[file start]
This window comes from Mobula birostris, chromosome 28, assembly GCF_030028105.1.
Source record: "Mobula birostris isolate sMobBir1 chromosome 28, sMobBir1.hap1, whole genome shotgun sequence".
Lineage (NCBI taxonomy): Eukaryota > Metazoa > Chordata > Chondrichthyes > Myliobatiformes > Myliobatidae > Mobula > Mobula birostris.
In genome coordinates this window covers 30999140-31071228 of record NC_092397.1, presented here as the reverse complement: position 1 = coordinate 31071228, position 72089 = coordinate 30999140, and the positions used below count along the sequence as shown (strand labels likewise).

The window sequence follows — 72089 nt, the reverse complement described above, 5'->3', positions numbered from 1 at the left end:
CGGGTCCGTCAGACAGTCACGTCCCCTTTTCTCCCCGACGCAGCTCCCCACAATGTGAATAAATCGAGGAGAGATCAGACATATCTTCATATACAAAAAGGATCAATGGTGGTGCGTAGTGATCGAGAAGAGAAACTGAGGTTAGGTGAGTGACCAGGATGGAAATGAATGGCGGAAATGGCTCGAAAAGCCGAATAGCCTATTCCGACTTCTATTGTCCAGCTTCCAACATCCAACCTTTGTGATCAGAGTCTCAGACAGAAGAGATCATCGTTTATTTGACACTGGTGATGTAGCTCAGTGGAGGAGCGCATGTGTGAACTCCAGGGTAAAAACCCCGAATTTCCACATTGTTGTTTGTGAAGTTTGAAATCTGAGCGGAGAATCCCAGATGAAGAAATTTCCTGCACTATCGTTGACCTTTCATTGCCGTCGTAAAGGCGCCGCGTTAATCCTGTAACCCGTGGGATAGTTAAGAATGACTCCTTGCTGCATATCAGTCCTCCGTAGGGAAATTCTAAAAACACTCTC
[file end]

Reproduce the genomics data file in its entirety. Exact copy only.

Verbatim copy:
This window comes from Mobula birostris, chromosome 28, assembly GCF_030028105.1.
Source record: "Mobula birostris isolate sMobBir1 chromosome 28, sMobBir1.hap1, whole genome shotgun sequence".
Lineage (NCBI taxonomy): Eukaryota > Metazoa > Chordata > Chondrichthyes > Myliobatiformes > Myliobatidae > Mobula > Mobula birostris.
In genome coordinates this window covers 30999140-31071228 of record NC_092397.1, presented here as the reverse complement: position 1 = coordinate 31071228, position 72089 = coordinate 30999140, and the positions used below count along the sequence as shown (strand labels likewise).

The window sequence follows — 72089 nt, the reverse complement described above, 5'->3', positions numbered from 1 at the left end:
CGGGTCCGTCAGACAGTCACGTCCCCTTTTCTCCCCGACGCAGCTCCCCACAATGTGAATAAATCGAGGAGAGATCAGACATATCTTCATATACAAAAAGGATCAATGGTGGTGCGTAGTGATCGAGAAGAGAAACTGAGGTTAGGTGAGTGACCAGGATGGAAATGAATGGCGGAAATGGCTCGAAAAGCCGAATAGCCTATTCCGACTTCTATTGTCCAGCTTCCAACATCCAACCTTTGTGATCAGAGTCTCAGACAGAAGAGATCATCGTTTATTTGACACTGGTGATGTAGCTCAGTGGAGGAGCGCATGTGTGAACTCCAGGGTAAAAACCCCGAATTTCCACATTGTTGTTTGTGAAGTTTGAAATCTGAGCGGAGAATCCCAGATGAAGAAATTTCCTGCACTATCGTTGACCTTTCATTGCCGTCGTAAAGGCGCCGCGTTAATCCTGTAACCCGTGGGATAGTTAAGAATGACTCCTTGCTGCATATCAGTCCTCCGTAGGGAAATTCTAAAAACACTCTC